The Republican Assembly leader in Wisconsin has announced that he's created a panel to investigate impeachment criteria for a state Supreme Court justice.
Assembly Speaker Robin Vos announced on Sept. 13 that the committee would be investigating the possible impeachment of Justice Janet Protasiewicz due to comments she made about redistricting during her campaign and nearly $10 million in donations she received from the state Democrat Party.
The justice, who played a pivotal role in shifting the court to a 4–3 liberal majority, is now facing pressure to recuse herself from any cases involving redistricting.
The Republican party has taken a strong stance, asserting that unless Justice Protasiewicz voluntarily withdraws from redistricting cases, they will pursue impeachment proceedings.
The GOP move highlights the contentious nature of redistricting and the significance it attaches to judicial impartiality in such matters.
The impeachment criteria panel being created by Mr. Vos will consist of three former Wisconsin Supreme Court justices whom the Speaker did not immediately name.
Mr. Vos stated that they were not being compensated and that he anticipated their work to be completed within a few weeks.
Democrat leaders have denounced this threat as "political extortion" and are mobilizing voters in districts won by the new justice to exert pressure on Republicans to back down.
Altering the composition of the Wisconsin Supreme Court could also impact the 2024 presidential election in the perennial battleground state.
Four of the state's past six presidential elections were determined by less than one percentage point.
In 2020, the state Supreme Court—which was then controlled 4–3 by conservatives—came within one vote of overturning current Democrat President Joe Biden's victory over President Donald Trump by nearly 21,000 votes.
With majorities of 64–35 in the state Assembly and 22–11 in the Senate, Wisconsin Republicans are intently focused on the future, particularly on the political maps they drew that helped them achieve near-veto-proof supermajorities that could be in jeopardy of being overturned by the Supreme Court's new Left-leaning majority.
Two petitions challenging what Democrats asserted were unconstitutional gerrymandered maps were filed the first week after the new justice was seated.
The state Supreme Court has not yet determined whether to hear either case.
Republicans, and even some Democrats—during the last time they held a majority in the legislature 14 years ago—have resisted calls to relinquish their authority to draw the electoral district lines.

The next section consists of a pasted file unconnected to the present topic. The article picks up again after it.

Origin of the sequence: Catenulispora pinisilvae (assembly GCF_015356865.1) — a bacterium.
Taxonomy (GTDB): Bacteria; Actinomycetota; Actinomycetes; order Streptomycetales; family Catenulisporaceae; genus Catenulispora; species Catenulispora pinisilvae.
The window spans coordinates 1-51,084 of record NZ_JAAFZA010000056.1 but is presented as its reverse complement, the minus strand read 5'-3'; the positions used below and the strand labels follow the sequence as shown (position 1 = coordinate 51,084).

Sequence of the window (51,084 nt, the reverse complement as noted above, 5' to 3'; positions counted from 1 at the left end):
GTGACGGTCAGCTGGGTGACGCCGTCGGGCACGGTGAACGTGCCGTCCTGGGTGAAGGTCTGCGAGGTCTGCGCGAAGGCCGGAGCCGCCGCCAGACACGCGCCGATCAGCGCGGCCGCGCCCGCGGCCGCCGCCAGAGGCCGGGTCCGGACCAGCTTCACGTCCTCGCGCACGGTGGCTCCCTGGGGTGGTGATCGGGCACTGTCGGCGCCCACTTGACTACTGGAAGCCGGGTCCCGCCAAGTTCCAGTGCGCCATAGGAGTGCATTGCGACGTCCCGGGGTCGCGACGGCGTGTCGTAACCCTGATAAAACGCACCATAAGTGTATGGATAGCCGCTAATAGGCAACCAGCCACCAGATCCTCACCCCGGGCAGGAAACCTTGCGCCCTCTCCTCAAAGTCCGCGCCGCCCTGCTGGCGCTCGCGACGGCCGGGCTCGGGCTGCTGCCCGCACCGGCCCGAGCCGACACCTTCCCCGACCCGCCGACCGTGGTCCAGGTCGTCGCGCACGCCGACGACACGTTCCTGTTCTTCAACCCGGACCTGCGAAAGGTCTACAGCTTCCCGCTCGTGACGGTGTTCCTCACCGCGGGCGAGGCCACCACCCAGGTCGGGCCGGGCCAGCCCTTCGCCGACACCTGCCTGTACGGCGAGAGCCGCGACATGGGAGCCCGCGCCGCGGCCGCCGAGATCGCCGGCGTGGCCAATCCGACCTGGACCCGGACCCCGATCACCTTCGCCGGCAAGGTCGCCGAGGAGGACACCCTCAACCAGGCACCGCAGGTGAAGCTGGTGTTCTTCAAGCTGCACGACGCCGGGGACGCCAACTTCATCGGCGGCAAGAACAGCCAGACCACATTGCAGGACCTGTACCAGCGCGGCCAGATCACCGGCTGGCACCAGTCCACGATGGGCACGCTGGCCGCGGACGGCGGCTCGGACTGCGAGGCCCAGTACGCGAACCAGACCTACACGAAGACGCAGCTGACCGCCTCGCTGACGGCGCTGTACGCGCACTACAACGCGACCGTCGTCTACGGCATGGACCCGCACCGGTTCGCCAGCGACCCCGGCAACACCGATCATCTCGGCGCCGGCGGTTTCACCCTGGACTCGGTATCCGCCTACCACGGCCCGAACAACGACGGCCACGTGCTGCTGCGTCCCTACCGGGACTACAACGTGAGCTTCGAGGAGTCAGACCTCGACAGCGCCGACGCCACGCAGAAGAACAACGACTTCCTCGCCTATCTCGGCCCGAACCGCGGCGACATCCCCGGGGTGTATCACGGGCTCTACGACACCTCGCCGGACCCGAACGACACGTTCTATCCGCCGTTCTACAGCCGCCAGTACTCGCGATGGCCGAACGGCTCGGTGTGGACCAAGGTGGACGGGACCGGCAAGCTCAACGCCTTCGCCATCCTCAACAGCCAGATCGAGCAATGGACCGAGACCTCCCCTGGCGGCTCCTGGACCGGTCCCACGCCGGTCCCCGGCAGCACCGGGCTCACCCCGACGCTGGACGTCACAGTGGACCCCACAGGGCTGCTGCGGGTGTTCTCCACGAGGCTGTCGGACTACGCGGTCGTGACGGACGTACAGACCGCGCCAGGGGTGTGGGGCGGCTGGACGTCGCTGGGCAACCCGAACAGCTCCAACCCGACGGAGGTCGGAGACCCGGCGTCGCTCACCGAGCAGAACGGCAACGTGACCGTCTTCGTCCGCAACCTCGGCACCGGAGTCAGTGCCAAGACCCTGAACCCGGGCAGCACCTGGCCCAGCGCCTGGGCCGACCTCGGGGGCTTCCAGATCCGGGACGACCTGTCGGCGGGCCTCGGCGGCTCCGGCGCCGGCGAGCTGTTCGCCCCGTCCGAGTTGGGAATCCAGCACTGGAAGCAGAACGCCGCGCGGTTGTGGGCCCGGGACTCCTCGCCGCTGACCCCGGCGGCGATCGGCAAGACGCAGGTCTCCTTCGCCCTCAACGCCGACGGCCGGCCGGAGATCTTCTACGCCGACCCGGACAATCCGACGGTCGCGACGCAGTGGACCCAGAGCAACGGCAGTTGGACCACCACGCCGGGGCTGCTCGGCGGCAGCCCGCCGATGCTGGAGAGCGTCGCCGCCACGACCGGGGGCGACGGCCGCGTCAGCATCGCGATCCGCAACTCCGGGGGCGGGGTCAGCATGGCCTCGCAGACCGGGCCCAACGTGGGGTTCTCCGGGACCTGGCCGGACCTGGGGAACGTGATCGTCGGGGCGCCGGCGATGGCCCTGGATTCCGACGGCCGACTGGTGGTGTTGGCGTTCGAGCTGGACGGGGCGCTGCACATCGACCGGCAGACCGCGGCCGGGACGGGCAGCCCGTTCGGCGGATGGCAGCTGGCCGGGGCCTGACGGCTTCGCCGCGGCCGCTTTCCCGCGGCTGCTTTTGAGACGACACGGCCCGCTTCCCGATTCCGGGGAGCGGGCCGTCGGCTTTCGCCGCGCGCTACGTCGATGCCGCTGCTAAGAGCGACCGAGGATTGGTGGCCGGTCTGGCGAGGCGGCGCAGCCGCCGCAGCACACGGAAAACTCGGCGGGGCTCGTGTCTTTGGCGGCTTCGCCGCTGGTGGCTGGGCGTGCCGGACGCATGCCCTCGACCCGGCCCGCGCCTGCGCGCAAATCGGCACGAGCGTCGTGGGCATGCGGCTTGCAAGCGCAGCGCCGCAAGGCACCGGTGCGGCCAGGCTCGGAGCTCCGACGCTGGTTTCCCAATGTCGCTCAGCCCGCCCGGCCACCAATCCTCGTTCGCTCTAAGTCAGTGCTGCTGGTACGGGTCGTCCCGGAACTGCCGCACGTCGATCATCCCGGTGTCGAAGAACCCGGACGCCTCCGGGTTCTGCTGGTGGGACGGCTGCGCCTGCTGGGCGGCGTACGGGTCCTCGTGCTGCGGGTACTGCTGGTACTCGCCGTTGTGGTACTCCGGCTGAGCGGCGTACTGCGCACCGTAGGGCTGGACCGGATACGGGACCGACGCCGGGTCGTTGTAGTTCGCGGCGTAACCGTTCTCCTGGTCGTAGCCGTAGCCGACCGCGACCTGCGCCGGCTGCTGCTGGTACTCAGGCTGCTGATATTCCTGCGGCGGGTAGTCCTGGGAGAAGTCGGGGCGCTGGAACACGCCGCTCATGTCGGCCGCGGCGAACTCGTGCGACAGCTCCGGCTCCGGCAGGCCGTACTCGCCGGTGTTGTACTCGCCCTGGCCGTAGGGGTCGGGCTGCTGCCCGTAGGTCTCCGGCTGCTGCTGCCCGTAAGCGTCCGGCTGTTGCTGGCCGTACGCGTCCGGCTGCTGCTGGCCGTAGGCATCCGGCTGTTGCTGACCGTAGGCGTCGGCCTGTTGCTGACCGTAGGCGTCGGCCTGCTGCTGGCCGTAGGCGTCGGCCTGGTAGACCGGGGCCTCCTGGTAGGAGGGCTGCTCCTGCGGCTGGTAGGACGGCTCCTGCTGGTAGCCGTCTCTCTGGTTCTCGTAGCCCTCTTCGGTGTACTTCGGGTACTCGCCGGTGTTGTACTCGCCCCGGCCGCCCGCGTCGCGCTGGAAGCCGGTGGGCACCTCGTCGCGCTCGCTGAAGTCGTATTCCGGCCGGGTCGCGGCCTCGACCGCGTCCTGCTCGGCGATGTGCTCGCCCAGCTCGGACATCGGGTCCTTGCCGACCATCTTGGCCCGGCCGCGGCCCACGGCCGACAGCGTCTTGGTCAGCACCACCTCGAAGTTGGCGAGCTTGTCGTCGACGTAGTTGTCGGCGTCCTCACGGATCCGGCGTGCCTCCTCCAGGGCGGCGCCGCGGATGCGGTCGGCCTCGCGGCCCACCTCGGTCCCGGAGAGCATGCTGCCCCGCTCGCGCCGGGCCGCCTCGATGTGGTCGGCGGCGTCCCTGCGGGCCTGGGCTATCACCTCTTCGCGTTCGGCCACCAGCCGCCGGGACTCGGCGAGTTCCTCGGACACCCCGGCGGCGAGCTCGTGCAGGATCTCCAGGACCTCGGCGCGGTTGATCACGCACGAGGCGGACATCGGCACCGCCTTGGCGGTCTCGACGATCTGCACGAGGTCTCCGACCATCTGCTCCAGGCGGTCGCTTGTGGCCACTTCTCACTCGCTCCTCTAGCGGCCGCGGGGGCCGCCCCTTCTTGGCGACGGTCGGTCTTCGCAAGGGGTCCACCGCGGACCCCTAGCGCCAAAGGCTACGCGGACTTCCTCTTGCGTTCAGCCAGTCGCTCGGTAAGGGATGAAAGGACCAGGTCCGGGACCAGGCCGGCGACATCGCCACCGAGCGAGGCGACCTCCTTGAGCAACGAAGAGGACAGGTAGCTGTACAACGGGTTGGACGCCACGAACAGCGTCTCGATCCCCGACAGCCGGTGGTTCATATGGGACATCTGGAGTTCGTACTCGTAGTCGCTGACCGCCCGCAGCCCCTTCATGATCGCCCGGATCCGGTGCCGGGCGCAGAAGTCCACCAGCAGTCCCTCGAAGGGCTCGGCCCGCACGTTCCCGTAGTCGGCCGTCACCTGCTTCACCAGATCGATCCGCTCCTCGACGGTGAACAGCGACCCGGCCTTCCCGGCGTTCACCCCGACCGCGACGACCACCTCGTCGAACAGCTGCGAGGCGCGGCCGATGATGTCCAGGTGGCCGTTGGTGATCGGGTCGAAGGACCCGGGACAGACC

Michigan, a neighboring state, serves as an example of the potential outcome of independent redistricting, which Democrats largely support in Wisconsin.
After the 2010 Census, Republican legislators in Michigan, who then controlled the redistricting process, designed maps that would control the state's districts for the next decade.
In 2020, Democrat legislative candidates received a slight majority of ballots, but Republicans won a 58–52 majority in the Michigan House and a 22–16 majority in the Senate, which some believe was due to the way in which the district lines were drawn.
Michigan, unlike Wisconsin, allows its residents to propose their own laws or constitutional amendments and submit them to a statewide referendum.
In 2018, voters approved a citizen-led initiative to transfer redistricting responsibilities from state legislators to an independent commission.
After the 2020 Census, this commission drew the present legislative and Congressional maps.
The 2022 midterm election was the first to use Michigan's new electoral districts, resulting in a change in the legislative leadership. Just under 51 percent of all statewide ballots were cast for Democratic legislative candidates, resulting in a 56–54 House majority and a 20–18 Senate majority.
In Wisconsin, the redistricting process cannot be altered unless legislators voluntarily abdicate their authority. Wisconsin is one of 26 states that prohibit citizens from bypassing their legislature through ballot initiatives.
As a consequence, Wisconsin's legislative districts continue to be shaped by Republican legislators as long as Republicans continue to be the majority in the state legislature.
While Republicans have been able to maintain their large legislative majorities, voters have elected Democrats to all but one of the partisan-based statewide executive offices, such as governor and attorney general.
Additionally, they have elected a Republican and a Democrat to the U.S. Senate in statewide elections.